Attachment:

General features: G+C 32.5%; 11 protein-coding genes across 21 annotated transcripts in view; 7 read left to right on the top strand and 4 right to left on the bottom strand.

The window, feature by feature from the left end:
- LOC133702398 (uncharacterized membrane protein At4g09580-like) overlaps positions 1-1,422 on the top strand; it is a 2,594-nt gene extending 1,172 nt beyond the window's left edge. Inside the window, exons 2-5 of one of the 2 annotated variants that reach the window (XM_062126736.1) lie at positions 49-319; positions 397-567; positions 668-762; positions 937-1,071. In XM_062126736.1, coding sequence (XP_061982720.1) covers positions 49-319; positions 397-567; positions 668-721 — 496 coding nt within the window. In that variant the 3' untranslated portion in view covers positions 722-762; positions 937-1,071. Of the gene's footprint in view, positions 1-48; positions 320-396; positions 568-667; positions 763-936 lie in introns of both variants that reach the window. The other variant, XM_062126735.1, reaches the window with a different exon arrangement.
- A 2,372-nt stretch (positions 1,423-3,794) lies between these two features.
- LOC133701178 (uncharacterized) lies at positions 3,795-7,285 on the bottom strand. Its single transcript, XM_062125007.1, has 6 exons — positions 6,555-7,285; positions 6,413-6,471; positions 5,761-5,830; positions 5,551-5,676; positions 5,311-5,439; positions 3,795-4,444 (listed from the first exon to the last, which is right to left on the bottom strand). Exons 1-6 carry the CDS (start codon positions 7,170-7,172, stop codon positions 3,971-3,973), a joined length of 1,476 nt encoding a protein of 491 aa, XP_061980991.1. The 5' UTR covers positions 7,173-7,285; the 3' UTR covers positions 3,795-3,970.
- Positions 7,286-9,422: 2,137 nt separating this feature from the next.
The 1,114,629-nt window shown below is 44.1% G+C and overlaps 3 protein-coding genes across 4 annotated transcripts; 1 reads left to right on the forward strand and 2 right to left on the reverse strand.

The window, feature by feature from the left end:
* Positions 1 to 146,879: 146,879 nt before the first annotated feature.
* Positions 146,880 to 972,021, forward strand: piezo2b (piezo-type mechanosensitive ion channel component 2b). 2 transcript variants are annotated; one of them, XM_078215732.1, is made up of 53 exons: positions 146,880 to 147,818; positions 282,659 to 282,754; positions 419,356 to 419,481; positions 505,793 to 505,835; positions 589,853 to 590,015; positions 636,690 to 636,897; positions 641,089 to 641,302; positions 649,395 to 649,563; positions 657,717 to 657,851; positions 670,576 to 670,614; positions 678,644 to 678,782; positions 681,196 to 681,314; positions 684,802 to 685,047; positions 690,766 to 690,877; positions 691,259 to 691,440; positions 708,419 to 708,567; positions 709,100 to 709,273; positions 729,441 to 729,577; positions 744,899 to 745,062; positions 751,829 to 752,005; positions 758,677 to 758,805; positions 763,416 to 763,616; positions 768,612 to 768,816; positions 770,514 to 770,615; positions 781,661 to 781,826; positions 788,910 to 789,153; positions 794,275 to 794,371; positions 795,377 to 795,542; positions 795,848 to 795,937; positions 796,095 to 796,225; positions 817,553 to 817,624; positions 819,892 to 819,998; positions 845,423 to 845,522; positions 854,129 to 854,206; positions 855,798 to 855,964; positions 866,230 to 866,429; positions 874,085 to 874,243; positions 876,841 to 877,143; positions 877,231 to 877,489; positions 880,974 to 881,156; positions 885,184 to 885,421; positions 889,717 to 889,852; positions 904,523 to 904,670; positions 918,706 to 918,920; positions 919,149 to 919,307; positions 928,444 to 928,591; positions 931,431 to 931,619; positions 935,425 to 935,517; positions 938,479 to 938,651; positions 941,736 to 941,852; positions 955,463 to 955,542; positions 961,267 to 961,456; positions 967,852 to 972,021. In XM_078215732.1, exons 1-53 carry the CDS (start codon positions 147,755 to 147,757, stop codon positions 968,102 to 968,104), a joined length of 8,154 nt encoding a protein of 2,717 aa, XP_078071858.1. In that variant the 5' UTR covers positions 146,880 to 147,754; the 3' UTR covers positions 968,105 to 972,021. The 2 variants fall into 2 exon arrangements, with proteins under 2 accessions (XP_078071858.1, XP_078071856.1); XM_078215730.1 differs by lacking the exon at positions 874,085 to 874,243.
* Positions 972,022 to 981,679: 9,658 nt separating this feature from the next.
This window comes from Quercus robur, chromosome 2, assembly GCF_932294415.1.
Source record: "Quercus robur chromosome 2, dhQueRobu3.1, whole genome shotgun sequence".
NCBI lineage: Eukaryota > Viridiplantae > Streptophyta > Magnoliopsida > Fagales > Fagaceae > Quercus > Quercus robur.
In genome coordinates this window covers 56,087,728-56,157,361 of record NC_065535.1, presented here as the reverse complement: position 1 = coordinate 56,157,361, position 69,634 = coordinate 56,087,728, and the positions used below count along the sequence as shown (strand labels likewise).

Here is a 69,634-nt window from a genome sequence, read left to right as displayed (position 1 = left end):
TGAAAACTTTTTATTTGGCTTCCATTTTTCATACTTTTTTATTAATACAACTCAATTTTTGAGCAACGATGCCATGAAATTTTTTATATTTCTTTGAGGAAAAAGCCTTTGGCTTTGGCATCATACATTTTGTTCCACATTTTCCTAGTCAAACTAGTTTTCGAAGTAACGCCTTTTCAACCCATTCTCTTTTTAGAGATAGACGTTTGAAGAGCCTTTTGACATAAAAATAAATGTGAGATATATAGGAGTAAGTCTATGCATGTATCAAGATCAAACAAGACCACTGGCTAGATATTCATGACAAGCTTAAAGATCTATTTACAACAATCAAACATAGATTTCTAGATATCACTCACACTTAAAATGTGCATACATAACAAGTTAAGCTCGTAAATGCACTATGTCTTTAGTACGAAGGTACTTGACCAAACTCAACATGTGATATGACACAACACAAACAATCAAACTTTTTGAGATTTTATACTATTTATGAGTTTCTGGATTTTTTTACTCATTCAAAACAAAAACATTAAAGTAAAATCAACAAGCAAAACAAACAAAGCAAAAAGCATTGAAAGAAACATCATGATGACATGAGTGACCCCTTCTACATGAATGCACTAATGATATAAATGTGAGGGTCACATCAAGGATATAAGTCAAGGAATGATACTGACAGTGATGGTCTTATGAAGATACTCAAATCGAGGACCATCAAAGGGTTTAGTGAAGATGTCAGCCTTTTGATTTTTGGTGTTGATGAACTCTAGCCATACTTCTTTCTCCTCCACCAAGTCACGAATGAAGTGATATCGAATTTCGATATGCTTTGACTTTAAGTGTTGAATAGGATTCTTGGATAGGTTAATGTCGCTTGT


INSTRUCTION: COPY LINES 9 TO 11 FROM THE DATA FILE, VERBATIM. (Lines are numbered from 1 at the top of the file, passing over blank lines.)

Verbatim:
* Positions 1 to 146,879: 146,879 nt before the first annotated feature.
* Positions 146,880 to 972,021, forward strand: piezo2b (piezo-type mechanosensitive ion channel component 2b). 2 transcript variants are annotated; one of them, XM_078215732.1, is made up of 53 exons: positions 146,880 to 147,818; positions 282,659 to 282,754; positions 419,356 to 419,481; positions 505,793 to 505,835; positions 589,853 to 590,015; positions 636,690 to 636,897; positions 641,089 to 641,302; positions 649,395 to 649,563; positions 657,717 to 657,851; positions 670,576 to 670,614; positions 678,644 to 678,782; positions 681,196 to 681,314; positions 684,802 to 685,047; positions 690,766 to 690,877; positions 691,259 to 691,440; positions 708,419 to 708,567; positions 709,100 to 709,273; positions 729,441 to 729,577; positions 744,899 to 745,062; positions 751,829 to 752,005; positions 758,677 to 758,805; positions 763,416 to 763,616; positions 768,612 to 768,816; positions 770,514 to 770,615; positions 781,661 to 781,826; positions 788,910 to 789,153; positions 794,275 to 794,371; positions 795,377 to 795,542; positions 795,848 to 795,937; positions 796,095 to 796,225; positions 817,553 to 817,624; positions 819,892 to 819,998; positions 845,423 to 845,522; positions 854,129 to 854,206; positions 855,798 to 855,964; positions 866,230 to 866,429; positions 874,085 to 874,243; positions 876,841 to 877,143; positions 877,231 to 877,489; positions 880,974 to 881,156; positions 885,184 to 885,421; positions 889,717 to 889,852; positions 904,523 to 904,670; positions 918,706 to 918,920; positions 919,149 to 919,307; positions 928,444 to 928,591; positions 931,431 to 931,619; positions 935,425 to 935,517; positions 938,479 to 938,651; positions 941,736 to 941,852; positions 955,463 to 955,542; positions 961,267 to 961,456; positions 967,852 to 972,021. In XM_078215732.1, exons 1-53 carry the CDS (start codon positions 147,755 to 147,757, stop codon positions 968,102 to 968,104), a joined length of 8,154 nt encoding a protein of 2,717 aa, XP_078071858.1. In that variant the 5' UTR covers positions 146,880 to 147,754; the 3' UTR covers positions 968,105 to 972,021. The 2 variants fall into 2 exon arrangements, with proteins under 2 accessions (XP_078071858.1, XP_078071856.1); XM_078215730.1 differs by lacking the exon at positions 874,085 to 874,243.
* Positions 972,022 to 981,679: 9,658 nt separating this feature from the next.